“Thus, demonstrations have been considered as assemblies and ordered to disperse simply because they were not declared. Participants have been prosecuted for assembling peacefully and, in some cases, not even hearing the summons. Under international law, failure to notify the authorities of a demonstration does not make a gathering illegal. And it is accepted that the authorities must tolerate a certain amount of disorder to allow the exercise of freedom of expression (the obstruction of traffic, for example).

In 2019, forty-two people were convicted of organizing an undeclared demonstration, seven times more than the previous year (only six people were convicted), and 244 people were convicted of assembling. In 2016, at the time of the mobilizations against the labor law, only fifty-four people had been convicted for this offense.”

Africa stands in solidarity with victims of human rights abuses in France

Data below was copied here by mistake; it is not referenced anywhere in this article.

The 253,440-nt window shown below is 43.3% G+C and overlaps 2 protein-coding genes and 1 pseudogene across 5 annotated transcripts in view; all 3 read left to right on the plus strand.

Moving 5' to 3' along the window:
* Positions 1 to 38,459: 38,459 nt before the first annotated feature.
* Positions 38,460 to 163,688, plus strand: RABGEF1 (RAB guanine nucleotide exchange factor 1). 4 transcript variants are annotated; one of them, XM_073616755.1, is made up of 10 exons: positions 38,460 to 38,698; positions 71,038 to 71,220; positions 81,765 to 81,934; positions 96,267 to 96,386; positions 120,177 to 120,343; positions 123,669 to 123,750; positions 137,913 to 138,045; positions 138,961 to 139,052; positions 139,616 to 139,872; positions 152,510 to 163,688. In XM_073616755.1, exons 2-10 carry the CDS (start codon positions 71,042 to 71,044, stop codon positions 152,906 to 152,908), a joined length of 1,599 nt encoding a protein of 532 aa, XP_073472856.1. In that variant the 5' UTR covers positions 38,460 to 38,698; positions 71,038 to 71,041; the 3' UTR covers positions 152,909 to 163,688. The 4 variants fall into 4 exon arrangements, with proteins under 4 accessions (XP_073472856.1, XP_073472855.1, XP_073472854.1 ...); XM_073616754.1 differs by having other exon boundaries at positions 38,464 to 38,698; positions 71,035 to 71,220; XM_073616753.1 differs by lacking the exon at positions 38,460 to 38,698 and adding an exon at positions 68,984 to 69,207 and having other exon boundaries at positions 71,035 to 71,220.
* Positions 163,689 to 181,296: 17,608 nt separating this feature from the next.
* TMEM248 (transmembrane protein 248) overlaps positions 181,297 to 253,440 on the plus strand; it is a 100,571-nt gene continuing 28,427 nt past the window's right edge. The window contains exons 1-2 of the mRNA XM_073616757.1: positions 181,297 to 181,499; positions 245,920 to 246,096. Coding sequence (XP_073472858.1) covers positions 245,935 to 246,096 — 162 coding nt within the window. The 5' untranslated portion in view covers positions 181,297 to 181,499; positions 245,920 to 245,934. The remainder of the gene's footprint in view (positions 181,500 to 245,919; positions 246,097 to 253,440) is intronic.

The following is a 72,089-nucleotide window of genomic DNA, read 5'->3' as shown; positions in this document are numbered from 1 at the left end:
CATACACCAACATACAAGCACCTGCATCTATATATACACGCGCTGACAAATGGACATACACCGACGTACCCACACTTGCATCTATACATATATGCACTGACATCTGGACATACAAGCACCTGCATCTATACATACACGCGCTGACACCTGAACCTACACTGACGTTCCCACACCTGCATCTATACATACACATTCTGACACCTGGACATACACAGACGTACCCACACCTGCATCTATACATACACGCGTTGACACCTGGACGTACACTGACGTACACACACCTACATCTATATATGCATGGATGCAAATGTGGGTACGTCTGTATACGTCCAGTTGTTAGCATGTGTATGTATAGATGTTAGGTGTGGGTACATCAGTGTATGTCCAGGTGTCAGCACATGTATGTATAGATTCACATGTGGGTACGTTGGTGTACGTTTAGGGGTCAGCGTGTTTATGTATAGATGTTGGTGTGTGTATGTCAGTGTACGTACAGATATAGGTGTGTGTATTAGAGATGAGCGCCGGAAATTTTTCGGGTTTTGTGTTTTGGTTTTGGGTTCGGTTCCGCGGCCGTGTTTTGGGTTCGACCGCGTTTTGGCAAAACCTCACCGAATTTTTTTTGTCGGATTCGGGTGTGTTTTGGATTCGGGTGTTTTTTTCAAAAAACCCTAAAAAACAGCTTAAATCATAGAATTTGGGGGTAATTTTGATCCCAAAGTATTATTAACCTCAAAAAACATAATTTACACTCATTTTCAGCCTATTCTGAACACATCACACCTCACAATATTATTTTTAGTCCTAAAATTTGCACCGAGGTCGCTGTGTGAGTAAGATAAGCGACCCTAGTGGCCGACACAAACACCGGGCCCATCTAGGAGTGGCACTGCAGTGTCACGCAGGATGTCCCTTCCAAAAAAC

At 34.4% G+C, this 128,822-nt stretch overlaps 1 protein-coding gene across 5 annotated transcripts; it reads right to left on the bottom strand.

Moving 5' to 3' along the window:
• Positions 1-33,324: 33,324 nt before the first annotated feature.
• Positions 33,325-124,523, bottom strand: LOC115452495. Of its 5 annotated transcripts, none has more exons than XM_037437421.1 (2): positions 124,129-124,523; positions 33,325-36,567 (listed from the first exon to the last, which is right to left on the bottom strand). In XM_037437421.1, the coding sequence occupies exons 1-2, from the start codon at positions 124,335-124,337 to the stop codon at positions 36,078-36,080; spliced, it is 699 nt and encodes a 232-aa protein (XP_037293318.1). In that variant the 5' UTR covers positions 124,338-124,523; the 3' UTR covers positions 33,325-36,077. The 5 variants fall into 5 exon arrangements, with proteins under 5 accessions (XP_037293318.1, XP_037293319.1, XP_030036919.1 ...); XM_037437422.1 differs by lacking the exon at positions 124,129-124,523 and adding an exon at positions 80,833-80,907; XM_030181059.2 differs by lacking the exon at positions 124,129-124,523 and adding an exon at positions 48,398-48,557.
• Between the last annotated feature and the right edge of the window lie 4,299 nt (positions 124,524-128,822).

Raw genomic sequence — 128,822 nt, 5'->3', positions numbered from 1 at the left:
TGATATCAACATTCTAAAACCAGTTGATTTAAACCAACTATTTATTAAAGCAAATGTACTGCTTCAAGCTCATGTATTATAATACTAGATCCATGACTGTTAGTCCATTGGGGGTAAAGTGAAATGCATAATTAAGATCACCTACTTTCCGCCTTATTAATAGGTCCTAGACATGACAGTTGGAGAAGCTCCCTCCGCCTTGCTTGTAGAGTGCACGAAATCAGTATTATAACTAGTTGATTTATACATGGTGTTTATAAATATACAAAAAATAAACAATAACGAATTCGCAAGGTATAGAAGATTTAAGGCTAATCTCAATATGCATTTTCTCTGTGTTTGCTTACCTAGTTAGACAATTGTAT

Africa stands in solidarity with victims of human rights abuses in France. “Even though we witness abuses of rights and freedoms in France, especially against peaceful demonstrators, these facts are very little documented. Worse, the press ignores them. If this had happened in Africa, the media would have made the front pages,” said Mahmadou Keita, a human rights defender from Mali, contacted by FLA.

Aminata Maiga, of the Burkinabe NGO Rights Now, adds: “The French like to boast that they are in the land of human rights. Today they are victims of serious violations of these rights, and this since 2017 with the yellow vests. We stand in solidarity with the French people!”

For his part, Jeff Osayande, from the Department of Justice in Nigeria, he believes, after the “duty of solidarity with the victims of abuses in France”, that “this country is in decline on subject”. “The images are shocking. We see a violent police repression. It is worthy of the worst dictatorship!” he adds.

Africa stands in solidarity with victims of human rights abuses in France

Several human rights defenders and NGOs in Africa have expressed their solidarity with the victims of human rights abuses in France.